Kagame, the All-Powerful King Addicted to Debt: Can the International Monetary Fund Restrain him from Accumulating More Debt?

By David Himbara

General Paul Kagame just plunged Rwanda into a new debt of US$620 million. This pushes Rwanda’s indebtedness past the US$7 billion mark. The only body that can retrain the Rwandan strongman from accumulating more debt is the International Monetary Fund (IMF). But there is a limit to how the IMF can retrain him. Rwanda’s dead economy has no other means of raising money to pay off older debts – so the regime must go into debt to settle debt. The IMF can’t prevent this.

IMF Managing Director, Kristalina Georgieva and General Paul Kagame

There can be no question that the IMF is the only organization in the world that has the power to restrain the all-too-powerful king of Rwanda, General Paul Kagame. As a heavy borrower from the IMF, the Kagame regime has to adhere to the economic program for which it receives the IMF’s financing. Once the program is agreed upon by the two parties, the regime has to inform the IMF in writing before making any changes in economic and financial policies. Such policies include customs and tax laws, wage policy, and financial support to public and private enterprises. Rwanda must submit various data to the IMF to enable the agency to monitor Rwanda’s adherence to the agreed program. Rwanda’s frequency of data reporting to the International Monetary Fund includes the following:

  1. Exchange rates – Weekly
  2. International reserve assets and reserve liabilities – Weekly
  3. Central bank balance sheet – Weekly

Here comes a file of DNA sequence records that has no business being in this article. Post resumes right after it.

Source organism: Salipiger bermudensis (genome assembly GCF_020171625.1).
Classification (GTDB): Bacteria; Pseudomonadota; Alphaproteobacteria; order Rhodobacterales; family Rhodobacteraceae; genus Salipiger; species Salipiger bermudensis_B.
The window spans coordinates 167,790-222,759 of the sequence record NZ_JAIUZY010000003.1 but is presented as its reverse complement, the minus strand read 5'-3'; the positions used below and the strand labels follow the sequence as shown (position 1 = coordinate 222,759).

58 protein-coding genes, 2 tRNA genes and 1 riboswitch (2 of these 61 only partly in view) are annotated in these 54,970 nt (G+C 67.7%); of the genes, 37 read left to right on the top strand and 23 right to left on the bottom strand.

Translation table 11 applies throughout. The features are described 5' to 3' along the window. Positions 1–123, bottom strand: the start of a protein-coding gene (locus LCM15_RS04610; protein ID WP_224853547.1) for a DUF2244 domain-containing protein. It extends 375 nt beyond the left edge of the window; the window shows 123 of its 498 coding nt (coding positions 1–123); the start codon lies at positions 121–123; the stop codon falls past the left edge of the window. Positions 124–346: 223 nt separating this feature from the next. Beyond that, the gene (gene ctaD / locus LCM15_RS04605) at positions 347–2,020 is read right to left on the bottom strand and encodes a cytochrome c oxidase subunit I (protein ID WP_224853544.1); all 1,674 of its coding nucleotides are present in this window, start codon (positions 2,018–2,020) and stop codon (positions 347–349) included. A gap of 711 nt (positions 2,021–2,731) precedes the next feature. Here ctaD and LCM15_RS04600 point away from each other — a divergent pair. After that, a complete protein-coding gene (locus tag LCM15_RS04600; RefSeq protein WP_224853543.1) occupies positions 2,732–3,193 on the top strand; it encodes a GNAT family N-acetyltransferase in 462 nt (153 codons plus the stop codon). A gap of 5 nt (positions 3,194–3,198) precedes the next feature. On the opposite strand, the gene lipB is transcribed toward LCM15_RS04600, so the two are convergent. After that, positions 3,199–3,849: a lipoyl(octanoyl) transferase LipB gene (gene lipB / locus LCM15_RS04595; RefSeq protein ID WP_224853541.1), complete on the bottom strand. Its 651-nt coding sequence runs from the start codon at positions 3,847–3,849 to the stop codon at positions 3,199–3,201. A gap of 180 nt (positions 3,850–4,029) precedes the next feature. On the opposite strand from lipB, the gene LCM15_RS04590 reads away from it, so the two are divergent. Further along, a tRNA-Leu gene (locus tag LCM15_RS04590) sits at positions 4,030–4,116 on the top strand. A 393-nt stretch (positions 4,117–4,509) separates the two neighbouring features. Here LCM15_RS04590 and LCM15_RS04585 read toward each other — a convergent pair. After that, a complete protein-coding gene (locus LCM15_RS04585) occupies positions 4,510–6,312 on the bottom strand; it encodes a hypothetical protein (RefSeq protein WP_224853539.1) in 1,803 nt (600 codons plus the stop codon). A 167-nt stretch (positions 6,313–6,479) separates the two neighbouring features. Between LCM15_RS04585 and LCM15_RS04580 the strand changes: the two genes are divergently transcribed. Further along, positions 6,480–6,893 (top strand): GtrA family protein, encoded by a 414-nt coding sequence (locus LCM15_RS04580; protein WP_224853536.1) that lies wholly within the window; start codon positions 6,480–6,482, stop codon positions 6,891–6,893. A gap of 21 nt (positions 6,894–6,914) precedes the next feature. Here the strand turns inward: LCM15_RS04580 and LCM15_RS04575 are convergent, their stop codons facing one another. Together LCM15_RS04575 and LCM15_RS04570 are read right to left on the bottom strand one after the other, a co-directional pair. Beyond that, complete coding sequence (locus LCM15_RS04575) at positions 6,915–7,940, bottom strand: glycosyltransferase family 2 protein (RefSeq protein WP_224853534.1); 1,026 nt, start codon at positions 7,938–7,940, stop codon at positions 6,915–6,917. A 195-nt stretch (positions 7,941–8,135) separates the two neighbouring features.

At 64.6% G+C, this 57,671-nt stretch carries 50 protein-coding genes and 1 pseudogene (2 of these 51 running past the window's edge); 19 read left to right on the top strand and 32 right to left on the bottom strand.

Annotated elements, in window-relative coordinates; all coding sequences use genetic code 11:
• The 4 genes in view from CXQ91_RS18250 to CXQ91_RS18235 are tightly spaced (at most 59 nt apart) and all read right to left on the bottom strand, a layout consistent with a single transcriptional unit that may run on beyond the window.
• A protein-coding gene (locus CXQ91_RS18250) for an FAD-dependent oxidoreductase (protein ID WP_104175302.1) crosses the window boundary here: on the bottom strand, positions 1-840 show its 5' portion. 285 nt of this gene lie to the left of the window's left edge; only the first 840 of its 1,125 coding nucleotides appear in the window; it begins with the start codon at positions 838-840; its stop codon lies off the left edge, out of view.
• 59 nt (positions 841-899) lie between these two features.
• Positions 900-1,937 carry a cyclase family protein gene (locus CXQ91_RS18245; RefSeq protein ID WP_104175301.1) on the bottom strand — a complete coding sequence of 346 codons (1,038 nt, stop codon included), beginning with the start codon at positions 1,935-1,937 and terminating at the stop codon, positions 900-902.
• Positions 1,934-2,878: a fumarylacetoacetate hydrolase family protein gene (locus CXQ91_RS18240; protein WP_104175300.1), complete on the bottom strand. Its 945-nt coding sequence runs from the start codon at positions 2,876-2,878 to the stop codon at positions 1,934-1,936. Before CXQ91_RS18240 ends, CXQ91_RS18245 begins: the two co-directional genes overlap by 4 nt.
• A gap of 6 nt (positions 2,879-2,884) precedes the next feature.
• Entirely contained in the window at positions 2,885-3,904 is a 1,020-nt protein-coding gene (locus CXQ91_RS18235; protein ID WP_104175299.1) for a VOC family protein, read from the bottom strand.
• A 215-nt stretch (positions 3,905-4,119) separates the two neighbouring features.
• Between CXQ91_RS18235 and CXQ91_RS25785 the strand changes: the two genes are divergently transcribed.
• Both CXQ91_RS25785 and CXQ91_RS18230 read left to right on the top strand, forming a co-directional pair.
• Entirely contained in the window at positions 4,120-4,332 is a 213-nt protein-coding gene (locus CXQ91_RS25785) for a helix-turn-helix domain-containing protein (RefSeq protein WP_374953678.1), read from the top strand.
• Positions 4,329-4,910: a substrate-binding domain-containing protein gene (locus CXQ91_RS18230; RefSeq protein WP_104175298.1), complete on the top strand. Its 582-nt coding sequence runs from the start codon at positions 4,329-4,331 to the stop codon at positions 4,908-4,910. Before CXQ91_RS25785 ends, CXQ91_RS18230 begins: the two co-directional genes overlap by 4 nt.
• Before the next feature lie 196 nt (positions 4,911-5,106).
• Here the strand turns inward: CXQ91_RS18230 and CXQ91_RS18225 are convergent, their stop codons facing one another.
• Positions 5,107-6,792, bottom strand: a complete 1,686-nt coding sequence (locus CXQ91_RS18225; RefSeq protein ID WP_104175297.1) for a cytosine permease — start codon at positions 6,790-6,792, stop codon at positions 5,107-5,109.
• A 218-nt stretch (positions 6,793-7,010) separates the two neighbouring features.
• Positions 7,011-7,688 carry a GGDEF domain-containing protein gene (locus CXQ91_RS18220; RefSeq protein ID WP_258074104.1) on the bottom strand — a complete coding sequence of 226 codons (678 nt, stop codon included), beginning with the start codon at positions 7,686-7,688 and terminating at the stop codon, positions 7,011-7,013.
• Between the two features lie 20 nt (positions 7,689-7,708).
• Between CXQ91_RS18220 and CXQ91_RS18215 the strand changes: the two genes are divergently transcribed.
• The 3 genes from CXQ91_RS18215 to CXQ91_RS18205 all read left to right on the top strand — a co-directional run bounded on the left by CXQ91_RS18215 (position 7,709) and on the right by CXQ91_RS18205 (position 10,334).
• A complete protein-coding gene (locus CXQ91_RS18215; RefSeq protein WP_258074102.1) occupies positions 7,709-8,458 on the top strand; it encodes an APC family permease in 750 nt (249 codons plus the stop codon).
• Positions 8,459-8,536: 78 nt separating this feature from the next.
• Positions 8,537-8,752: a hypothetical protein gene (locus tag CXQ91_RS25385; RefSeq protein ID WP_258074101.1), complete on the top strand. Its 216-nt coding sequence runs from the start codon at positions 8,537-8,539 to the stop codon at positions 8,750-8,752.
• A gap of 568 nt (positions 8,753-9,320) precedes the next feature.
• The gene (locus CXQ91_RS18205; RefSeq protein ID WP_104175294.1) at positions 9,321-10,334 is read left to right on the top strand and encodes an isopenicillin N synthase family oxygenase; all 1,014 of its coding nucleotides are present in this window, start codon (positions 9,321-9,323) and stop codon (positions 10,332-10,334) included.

4. Volume of transactions in the interbank money market, repo operations and foreign exchange markets, sales of foreign currencies by BNR to commercial banks and other foreign currency interventions by BNR – Weekly
  5. Revenue, expenditure, balance and composition of financing of the general government – Annual
  6. Financial balance sheet – budgetary central government – Annual
  7. Comprehensive list of tax and other revenues – Monthly
  8. Disposal of non-financial assets and policy lending – Quarterly
  9. Comprehensive list of domestic arrears of the government – Semi-Annual
  10. Planned external borrowing and the conditions – Semi-Annual
  11. Stocks of public sector and public-Guaranteed Debt as compiled by the Ministry of Finance and Economic Planning and the National Bank of Rwanda – Semi-Annual
  12. External current account balance – Semi-Annual
  13. Exports and imports of goods and subcomponents – Monthly
  14. Exports and imports of goods and services and subcomponents – Annual

However, there is a limit to the IMF’s control over the agreed program with Rwanda. The IMF cannot block Rwanda’s external borrowing for refinancing existing public-sector debt, such as the US$620 million debt that Kagame acquired on August 3, 2021. This is because it is assumed that such external borrowing helps to manage Rwanda’s debt crisis. The purpose of Rwanda’s new US$620 million Eurobond is to pay off the US$400 million debt acquired in 2013 – Rwanda’s dead economy has no other source of income to repay loans, so it must borrow. Stay tuned.

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